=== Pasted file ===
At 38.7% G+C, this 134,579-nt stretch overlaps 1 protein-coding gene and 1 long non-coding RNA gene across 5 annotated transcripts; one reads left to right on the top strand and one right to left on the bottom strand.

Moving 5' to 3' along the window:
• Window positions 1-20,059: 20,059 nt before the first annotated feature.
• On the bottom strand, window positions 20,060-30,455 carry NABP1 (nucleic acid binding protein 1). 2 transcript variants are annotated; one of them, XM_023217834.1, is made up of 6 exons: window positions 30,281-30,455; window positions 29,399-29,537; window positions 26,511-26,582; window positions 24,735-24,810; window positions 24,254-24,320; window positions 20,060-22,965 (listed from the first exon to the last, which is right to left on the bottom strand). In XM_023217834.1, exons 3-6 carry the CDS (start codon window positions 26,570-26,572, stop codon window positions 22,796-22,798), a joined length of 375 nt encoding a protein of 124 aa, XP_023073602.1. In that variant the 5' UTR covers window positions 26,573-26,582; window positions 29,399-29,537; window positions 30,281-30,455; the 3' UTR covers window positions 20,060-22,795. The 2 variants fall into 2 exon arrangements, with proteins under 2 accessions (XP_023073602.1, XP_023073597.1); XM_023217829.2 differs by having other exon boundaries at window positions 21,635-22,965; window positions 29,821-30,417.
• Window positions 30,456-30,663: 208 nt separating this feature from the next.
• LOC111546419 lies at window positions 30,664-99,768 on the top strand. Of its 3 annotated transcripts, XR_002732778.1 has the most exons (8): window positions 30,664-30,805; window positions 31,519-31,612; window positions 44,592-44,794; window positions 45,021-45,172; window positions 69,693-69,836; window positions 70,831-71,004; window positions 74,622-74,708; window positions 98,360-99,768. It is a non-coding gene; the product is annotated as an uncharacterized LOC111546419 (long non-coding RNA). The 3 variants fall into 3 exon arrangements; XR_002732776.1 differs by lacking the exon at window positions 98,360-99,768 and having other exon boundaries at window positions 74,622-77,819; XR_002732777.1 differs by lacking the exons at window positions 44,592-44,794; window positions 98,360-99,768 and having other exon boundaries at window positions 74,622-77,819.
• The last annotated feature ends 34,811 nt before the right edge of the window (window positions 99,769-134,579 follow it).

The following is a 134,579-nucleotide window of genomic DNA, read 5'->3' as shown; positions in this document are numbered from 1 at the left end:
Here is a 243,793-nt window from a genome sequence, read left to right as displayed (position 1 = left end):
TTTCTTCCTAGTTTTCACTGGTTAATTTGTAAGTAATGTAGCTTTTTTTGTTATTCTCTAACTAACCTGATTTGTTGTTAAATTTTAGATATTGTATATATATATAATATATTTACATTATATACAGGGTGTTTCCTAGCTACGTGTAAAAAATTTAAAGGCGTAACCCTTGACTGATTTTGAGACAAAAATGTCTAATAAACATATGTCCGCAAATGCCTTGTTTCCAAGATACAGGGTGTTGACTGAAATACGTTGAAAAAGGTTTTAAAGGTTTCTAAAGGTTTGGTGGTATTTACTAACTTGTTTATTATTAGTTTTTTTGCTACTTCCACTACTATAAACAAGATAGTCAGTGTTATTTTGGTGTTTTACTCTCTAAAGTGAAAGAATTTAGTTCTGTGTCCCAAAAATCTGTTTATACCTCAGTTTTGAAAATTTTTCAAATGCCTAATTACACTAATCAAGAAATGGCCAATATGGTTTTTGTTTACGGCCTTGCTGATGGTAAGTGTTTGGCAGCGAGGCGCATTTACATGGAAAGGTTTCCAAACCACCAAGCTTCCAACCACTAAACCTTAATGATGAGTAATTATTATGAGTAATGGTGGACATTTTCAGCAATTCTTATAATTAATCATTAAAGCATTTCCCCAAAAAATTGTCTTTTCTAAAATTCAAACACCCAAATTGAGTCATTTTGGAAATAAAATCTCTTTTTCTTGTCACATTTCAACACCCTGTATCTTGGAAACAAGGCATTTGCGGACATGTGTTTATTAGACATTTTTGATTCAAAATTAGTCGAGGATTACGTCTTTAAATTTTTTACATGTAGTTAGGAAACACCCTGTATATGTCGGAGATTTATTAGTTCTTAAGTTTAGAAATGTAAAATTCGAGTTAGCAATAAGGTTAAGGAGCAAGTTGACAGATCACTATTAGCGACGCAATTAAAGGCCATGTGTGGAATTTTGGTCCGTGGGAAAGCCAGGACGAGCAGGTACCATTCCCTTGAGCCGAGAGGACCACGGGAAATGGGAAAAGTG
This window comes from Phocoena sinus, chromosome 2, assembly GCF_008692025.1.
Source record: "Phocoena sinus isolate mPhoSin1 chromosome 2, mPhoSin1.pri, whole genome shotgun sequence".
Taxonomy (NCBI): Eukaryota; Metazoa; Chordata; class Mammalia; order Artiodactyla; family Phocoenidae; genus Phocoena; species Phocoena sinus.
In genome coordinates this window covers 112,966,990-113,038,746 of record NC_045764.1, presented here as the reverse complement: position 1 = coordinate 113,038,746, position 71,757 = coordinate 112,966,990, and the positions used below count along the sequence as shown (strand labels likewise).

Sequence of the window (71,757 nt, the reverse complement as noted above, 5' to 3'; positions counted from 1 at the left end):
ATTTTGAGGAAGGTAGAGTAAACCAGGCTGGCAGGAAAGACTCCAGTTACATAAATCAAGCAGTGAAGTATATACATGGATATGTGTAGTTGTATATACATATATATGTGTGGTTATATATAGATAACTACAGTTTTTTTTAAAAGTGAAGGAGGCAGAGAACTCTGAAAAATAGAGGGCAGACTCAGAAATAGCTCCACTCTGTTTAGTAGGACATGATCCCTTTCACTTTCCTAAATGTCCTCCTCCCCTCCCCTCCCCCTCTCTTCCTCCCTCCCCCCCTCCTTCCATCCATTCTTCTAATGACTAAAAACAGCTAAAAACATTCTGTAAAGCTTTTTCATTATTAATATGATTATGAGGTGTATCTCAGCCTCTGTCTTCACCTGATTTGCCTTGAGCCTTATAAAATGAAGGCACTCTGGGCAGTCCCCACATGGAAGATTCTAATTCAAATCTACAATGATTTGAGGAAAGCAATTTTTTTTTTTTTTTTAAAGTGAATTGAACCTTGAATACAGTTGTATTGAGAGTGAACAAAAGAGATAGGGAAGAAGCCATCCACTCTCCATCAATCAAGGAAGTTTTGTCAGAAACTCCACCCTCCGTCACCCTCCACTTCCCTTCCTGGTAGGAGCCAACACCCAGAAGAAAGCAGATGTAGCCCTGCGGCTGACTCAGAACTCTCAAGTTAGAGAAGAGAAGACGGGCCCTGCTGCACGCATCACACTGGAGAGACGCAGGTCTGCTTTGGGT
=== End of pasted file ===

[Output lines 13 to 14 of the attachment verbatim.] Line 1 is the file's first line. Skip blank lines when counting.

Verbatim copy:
Taxonomy (NCBI): Eukaryota; Metazoa; Chordata; class Mammalia; order Artiodactyla; family Phocoenidae; genus Phocoena; species Phocoena sinus.
In genome coordinates this window covers 112,966,990-113,038,746 of record NC_045764.1, presented here as the reverse complement: position 1 = coordinate 113,038,746, position 71,757 = coordinate 112,966,990, and the positions used below count along the sequence as shown (strand labels likewise).